He is more than just the inventor of the telephone. He’s an expat who came not just to Canada, not just to Nova Scotia, but to Cape Breton Island. Just like me. Though he was born in Scotland, not America. He was a teacher for the deaf. I think my kids are deaf, sometimes. He was an inventor. The only thing I’ve invented so far are new ways to annoy DW. In that I am excelling.
Alec came to Canada, originally to an area near Brampton, Ontario, in 1870. This is 130 years after the British destroyed the French Fortress of Louisbourg. Once here, he continued working on methods to teach the deaf. He created the System of Visible Speech which helped deaf students learn to speak by allowing them to visualize the sounds.
Mabel Hubbard’s inability to hear inspired her father to work with those who were also deaf. He also founded the first school for the deaf in the US, the Clarke School for the Deaf. She eventually became one of Alexander’s pupils. Because she was educated in both Europe and the US she learned to speak and lip read in four language. When she was 19 and he 29 they married at her family’s house.
One story says that during arguments Mabel would turn her back on Alec so that she could not read his lips effectively making his argument null and void.
On March 10, 1876, just 3 days after receiving his patent, Bell spoke to his colleague, Thomas Watson, through his telephone
Come here. I want to see you.
Watson heard him clearly on the other end of the line. Wouldn’t they be impressed to see how far advanced his telephone is today? No wires needed. Though maybe not. Shortly after the telephone’s success, he and a partner developed a way to transmit a voice message on a beam of light. He would later say that that was his greatest accomplishment. Little did he know this achievement would directly lead to fiber-optic communication.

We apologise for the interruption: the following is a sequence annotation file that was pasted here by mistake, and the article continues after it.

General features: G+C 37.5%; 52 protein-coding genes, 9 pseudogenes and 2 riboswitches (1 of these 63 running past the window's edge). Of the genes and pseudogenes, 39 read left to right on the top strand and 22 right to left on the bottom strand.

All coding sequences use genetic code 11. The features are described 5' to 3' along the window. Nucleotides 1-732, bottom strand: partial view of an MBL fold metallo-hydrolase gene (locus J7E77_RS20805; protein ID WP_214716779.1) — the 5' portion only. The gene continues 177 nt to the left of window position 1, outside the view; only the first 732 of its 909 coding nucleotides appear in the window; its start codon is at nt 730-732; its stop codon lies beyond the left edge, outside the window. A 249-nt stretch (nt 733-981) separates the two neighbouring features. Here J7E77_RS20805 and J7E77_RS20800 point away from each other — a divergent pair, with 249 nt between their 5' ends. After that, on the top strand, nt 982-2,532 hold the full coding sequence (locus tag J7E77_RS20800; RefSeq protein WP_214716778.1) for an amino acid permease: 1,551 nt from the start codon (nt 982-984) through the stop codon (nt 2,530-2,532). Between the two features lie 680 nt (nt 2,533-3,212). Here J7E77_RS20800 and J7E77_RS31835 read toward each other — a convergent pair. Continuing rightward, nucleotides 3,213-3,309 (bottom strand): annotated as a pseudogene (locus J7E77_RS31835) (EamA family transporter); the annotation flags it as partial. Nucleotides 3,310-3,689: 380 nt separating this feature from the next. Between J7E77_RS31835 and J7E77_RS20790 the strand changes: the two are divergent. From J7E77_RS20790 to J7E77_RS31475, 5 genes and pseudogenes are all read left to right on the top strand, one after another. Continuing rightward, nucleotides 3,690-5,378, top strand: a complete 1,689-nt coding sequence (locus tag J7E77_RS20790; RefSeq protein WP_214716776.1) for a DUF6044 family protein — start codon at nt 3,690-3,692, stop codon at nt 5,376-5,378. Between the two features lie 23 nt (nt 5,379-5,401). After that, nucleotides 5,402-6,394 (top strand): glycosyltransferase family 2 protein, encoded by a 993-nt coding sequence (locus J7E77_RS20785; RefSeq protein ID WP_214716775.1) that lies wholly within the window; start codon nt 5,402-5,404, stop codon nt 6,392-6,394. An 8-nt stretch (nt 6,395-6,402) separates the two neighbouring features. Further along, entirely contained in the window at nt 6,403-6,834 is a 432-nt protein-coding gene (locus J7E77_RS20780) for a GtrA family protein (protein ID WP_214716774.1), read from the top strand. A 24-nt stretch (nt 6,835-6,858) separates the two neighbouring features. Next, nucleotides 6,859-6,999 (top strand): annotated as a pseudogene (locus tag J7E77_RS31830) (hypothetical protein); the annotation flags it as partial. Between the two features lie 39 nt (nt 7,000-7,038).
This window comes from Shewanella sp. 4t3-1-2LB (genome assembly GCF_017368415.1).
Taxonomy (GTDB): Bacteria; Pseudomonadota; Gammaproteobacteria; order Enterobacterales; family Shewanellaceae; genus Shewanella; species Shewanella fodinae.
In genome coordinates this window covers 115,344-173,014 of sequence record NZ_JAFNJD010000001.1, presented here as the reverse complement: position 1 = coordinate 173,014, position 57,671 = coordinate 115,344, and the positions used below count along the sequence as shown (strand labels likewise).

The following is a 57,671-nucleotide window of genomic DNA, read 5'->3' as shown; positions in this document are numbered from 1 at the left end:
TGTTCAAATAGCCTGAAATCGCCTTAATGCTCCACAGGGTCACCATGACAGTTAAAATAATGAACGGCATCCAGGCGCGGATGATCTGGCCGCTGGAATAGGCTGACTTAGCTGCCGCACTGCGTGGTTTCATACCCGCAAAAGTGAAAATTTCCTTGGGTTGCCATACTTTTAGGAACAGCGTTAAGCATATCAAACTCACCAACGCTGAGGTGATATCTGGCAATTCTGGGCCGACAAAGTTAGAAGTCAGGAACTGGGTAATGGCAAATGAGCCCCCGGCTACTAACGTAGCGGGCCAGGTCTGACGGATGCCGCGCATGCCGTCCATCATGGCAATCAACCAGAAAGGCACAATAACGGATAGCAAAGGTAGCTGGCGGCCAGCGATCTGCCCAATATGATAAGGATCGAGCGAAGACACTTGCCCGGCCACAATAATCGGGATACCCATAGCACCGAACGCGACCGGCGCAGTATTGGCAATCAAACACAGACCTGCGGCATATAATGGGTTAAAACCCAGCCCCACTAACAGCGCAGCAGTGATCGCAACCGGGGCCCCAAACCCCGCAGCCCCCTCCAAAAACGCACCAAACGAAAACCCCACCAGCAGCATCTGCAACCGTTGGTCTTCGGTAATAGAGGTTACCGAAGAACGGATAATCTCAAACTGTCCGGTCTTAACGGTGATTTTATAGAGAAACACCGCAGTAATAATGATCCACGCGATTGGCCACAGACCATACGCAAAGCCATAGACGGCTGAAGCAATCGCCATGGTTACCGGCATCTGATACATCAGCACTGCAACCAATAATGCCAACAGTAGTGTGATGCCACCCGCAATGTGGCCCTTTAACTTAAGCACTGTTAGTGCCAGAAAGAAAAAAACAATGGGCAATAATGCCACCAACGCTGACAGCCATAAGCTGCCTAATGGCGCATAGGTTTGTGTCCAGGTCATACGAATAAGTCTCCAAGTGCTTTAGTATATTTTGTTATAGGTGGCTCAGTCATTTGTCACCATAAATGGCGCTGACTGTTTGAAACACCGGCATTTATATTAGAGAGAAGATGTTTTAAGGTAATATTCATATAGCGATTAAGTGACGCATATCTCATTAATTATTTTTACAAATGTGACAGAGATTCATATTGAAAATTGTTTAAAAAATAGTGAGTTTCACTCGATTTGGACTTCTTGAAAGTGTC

That wasn’t all of Bell’s accomplishments.
He created a metal detector which was successfully used on a patient to find a bullet, though the patient died. Unfortunately, the patient was President James Garfield.
He created hydrofoils – a slight combination of boat and plane.
He worked extensively with kites. His favorite being tetrahedral (triangular pyramid) that were so big they had to be towed with a boat to gain lift.
In 1909, Bell and his associates witnessed their plane, The Silver Dart, take flight from the frozen Bras d’Or Lake, becoming the first powered flight in Canada.
What’s even more is that we where it all happened. Baddeck, Nova Scotia. There is a museum dedicated to Alexander Graham Bell’s life and works. The boys got to make their own kite. They got to see exactly how Alec lived and taught and all that he created. They saw a life size hydrofoil. They saw the Silver Dart. They got to see the 37 room house of the Bells (from the outside). They got to take a ride on a 67′ schooner, the Amoeba, on the lake where Alexander performed his experiments with kites and hydrofoils. On the lake of which The Silver Dart took flight.
Fun Fact Bonus!
Beinn Bhreagh means “beautiful mountain”. The house has 37 rooms, 11 of them are bedrooms. It has 17 fireplaces. It cost them $22,000 1893 dollars to complete and sits on 600 acres.